Unlike when you’re bouldering, you have to wear a harness to attach yourself to the rope, belay your partner, and carry necessary gear.
A beginner’s climbing harness doesn’t need to be fancy, super lightweight, or specialized - comfort is key.
The Solution provides for everything you need in a climbing harness at an affordable price.
It’s also super comfortable, thanks to the company’s proprietary Fusion technology.
An auto-locking waist belt and adjustable leg loops let you adjust the fit for your body. There are four gear loops for hanging your belay device and any other equipment you want to carry.
The Solution costs $70/￡55.
There’s a lot of industry debate about what kind of belay device is best for a beginner, usually between standard tubular and newer assisted braking devices, such as the Petzl GriGri.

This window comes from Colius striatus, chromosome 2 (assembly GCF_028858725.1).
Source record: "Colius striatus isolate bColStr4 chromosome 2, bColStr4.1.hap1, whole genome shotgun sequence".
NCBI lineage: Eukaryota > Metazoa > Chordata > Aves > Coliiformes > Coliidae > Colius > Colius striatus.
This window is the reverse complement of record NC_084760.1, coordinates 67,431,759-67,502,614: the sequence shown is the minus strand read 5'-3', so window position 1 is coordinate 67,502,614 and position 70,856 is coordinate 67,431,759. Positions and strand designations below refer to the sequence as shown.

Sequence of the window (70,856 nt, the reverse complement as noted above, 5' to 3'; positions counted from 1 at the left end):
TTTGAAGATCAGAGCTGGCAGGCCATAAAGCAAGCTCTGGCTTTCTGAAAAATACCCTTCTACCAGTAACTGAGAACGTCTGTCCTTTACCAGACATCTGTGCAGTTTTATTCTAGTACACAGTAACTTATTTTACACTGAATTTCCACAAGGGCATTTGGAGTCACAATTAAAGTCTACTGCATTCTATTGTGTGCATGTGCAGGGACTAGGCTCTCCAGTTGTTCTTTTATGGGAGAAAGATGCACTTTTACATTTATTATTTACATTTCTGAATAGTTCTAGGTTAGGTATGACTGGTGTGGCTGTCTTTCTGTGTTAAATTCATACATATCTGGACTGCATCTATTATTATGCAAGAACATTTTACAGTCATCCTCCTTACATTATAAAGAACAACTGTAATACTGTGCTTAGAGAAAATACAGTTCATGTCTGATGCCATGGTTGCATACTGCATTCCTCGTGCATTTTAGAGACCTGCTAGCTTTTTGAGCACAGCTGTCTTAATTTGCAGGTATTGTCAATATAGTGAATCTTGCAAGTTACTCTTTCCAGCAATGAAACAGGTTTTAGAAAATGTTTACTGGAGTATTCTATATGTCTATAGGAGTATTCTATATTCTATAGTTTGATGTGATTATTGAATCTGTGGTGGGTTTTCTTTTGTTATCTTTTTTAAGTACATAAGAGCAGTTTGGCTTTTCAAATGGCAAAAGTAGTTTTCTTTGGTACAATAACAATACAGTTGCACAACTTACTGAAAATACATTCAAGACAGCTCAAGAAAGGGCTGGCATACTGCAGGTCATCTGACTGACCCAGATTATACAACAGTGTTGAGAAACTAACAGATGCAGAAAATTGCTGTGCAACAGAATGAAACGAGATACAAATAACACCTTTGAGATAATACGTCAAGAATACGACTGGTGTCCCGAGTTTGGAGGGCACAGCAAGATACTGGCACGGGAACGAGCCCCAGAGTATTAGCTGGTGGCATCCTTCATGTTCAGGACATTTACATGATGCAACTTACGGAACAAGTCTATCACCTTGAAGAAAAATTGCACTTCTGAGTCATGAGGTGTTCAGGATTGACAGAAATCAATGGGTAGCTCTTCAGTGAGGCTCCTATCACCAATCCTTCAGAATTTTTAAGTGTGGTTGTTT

I personally think that all climbers should learn to use a tubular device - commonly known as an ATC - before upgrading to an assisted braking device, even on account of the extra safety reassurance an assisted braking device provides.
There is no substitute for proper belay technique and this is best learned by using an ATC, which requires you to focus entirely on the climber while belaying.
This basic belay device is popular, effective, and reliable. It provides for easy rope handling and dissipates heat while lowering a climber. An ATC is also affordable at only $18/￡14.
Your belay device is attached to your harness with a locking carabiner. You can’t just use any kind of carabiner - it needs to be pear shaped, specifically meant for belaying/rappelling, and feature a locking mechanism.
This large carabiner is ideal for beginners learning to belay. The key-lock nose provides for snag-free clipping while a square hinge helps hold your belay device in place. The locking feature is easy to use and it’s affordable at only $12/￡9.
The Metolius Yosemite is a great chalk bag for beginner climbers in the gym.